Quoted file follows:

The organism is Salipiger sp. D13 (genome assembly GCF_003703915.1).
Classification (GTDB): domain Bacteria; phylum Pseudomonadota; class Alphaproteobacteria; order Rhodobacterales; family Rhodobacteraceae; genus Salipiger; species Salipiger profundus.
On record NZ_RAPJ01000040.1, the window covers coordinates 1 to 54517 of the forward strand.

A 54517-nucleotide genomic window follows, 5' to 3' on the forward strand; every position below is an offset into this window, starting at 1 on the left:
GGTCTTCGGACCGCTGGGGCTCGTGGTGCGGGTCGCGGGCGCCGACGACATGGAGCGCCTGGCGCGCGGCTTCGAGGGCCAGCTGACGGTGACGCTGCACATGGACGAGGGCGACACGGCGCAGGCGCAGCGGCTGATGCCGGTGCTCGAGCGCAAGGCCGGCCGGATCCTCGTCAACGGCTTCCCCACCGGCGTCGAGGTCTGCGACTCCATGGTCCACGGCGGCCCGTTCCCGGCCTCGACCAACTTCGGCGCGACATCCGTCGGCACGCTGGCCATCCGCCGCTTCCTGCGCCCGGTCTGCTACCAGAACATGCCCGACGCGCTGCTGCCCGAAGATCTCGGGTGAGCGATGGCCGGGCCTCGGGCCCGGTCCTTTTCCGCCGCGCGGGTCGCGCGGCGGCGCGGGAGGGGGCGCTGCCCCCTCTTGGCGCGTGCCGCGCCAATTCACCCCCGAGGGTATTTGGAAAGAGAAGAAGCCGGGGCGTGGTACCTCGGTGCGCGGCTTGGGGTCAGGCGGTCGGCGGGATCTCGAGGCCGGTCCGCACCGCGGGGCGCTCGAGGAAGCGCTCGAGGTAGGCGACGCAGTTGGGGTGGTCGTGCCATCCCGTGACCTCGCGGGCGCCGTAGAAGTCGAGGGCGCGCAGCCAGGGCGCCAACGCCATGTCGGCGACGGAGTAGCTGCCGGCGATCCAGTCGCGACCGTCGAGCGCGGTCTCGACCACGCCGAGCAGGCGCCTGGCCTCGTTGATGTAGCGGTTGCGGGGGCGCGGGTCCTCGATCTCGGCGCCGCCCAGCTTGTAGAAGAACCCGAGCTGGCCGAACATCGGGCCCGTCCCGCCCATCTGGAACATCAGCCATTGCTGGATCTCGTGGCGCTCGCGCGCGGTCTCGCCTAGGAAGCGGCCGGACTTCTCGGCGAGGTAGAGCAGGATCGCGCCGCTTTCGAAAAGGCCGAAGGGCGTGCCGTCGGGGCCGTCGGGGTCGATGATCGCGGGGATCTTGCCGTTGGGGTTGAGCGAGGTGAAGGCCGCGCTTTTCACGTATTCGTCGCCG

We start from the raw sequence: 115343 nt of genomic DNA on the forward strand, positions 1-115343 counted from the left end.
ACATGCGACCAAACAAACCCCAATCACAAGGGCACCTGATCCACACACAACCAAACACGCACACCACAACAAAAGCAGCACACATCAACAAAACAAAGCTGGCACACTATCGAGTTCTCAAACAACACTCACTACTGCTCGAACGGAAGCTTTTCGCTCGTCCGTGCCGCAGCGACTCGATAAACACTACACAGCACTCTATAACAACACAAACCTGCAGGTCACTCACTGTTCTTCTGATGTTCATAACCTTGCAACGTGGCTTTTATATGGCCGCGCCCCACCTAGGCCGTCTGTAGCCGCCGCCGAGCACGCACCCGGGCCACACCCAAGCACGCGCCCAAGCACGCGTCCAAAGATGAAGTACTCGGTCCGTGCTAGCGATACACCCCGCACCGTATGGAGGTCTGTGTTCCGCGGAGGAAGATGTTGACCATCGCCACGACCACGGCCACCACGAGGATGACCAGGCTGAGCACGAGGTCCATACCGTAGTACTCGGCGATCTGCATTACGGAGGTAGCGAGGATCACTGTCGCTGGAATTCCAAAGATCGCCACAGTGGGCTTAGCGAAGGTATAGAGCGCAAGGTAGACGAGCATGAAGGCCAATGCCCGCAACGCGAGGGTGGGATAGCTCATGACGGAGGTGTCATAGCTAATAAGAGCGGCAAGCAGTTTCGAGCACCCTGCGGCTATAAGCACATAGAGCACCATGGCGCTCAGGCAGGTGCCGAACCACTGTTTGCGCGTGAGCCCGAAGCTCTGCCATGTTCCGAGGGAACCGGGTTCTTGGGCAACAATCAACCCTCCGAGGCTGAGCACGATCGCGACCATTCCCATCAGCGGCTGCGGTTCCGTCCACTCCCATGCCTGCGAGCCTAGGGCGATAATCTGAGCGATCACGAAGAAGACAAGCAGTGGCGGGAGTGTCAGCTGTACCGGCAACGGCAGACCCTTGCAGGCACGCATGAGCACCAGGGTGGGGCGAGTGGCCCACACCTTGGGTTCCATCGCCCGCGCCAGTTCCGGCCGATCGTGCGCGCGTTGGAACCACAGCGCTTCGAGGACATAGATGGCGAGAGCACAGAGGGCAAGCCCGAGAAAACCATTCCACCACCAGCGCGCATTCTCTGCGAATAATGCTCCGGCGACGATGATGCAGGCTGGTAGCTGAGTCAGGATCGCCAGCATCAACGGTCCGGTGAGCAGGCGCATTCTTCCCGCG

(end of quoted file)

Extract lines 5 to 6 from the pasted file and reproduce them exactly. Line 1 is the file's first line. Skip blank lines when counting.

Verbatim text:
GGTCTTCGGACCGCTGGGGCTCGTGGTGCGGGTCGCGGGCGCCGACGACATGGAGCGCCTGGCGCGCGGCTTCGAGGGCCAGCTGACGGTGACGCTGCACATGGACGAGGGCGACACGGCGCAGGCGCAGCGGCTGATGCCGGTGCTCGAGCGCAAGGCCGGCCGGATCCTCGTCAACGGCTTCCCCACCGGCGTCGAGGTCTGCGACTCCATGGTCCACGGCGGCCCGTTCCCGGCCTCGACCAACTTCGGCGCGACATCCGTCGGCACGCTGGCCATCCGCCGCTTCCTGCGCCCGGTCTGCTACCAGAACATGCCCGACGCGCTGCTGCCCGAAGATCTCGGGTGAGCGATGGCCGGGCCTCGGGCCCGGTCCTTTTCCGCCGCGCGGGTCGCGCGGCGGCGCGGGAGGGGGCGCTGCCCCCTCTTGGCGCGTGCCGCGCCAATTCACCCCCGAGGGTATTTGGAAAGAGAAGAAGCCGGGGCGTGGTACCTCGGTGCGCGGCTTGGGGTCAGGCGGTCGGCGGGATCTCGAGGCCGGTCCGCACCGCGGGGCGCTCGAGGAAGCGCTCGAGGTAGGCGACGCAGTTGGGGTGGTCGTGCCATCCCGTGACCTCGCGGGCGCCGTAGAAGTCGAGGGCGCGCAGCCAGGGCGCCAACGCCATGTCGGCGACGGAGTAGCTGCCGGCGATCCAGTCGCGACCGTCGAGCGCGGTCTCGACCACGCCGAGCAGGCGCCTGGCCTCGTTGATGTAGCGGTTGCGGGGGCGCGGGTCCTCGATCTCGGCGCCGCCCAGCTTGTAGAAGAACCCGAGCTGGCCGAACATCGGGCCCGTCCCGCCCATCTGGAACATCAGCCATTGCTGGATCTCGTGGCGCTCGCGCGCGGTCTCGCCTAGGAAGCGGCCGGACTTCTCGGCGAGGTAGAGCAGGATCGCGCCGCTTTCGAAAAGGCCGAAGGGCGTGCCGTCGGGGCCGTCGGGGTCGATGATCGCGGGGATCTTGCCGTTGGGGTTGAGCGAGGTGAAGGCCGCGCTTTTCACGTATTCGTCGCCG

We start from the raw sequence: 115343 nt of genomic DNA on the forward strand, positions 1-115343 counted from the left end.